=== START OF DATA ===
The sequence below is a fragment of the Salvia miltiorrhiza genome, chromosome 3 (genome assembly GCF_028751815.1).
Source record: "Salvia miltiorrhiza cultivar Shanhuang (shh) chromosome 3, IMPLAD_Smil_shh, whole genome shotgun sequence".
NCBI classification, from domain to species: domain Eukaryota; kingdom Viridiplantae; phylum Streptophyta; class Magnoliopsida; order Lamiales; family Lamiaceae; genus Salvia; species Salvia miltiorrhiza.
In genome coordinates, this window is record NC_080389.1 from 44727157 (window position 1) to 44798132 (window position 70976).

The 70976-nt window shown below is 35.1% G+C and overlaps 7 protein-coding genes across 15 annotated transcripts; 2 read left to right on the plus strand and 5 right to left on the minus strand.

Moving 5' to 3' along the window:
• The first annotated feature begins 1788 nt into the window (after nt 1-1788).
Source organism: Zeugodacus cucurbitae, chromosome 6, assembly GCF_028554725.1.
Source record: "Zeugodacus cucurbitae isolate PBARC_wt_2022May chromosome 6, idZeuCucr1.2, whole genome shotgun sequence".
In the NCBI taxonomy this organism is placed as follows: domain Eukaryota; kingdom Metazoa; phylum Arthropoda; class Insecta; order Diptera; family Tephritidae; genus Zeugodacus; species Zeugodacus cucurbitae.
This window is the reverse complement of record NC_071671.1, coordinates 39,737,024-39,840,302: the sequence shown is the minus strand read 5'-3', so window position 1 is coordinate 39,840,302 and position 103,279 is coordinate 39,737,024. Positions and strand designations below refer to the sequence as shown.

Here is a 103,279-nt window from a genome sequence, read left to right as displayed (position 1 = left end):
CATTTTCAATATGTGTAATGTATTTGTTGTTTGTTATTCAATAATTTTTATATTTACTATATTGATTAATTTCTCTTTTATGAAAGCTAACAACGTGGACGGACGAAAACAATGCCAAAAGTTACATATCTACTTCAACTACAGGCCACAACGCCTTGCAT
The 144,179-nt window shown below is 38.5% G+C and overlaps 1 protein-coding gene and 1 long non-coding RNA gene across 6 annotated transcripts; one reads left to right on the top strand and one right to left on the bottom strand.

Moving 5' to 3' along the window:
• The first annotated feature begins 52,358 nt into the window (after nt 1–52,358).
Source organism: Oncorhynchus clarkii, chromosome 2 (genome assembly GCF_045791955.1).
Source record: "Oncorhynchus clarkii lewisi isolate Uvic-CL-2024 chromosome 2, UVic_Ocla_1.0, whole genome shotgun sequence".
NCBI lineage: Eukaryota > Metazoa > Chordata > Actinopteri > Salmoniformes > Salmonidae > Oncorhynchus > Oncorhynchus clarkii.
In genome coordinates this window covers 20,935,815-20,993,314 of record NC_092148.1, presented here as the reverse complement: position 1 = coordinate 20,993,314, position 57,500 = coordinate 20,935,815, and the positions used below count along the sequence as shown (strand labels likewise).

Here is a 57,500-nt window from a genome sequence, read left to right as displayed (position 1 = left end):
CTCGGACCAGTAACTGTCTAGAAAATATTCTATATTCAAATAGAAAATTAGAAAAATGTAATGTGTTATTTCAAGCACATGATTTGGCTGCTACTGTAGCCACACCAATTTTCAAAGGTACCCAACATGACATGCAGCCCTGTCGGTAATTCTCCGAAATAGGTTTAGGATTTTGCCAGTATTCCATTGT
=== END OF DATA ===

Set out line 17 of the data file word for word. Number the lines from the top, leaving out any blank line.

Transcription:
Source organism: Oncorhynchus clarkii, chromosome 2 (genome assembly GCF_045791955.1).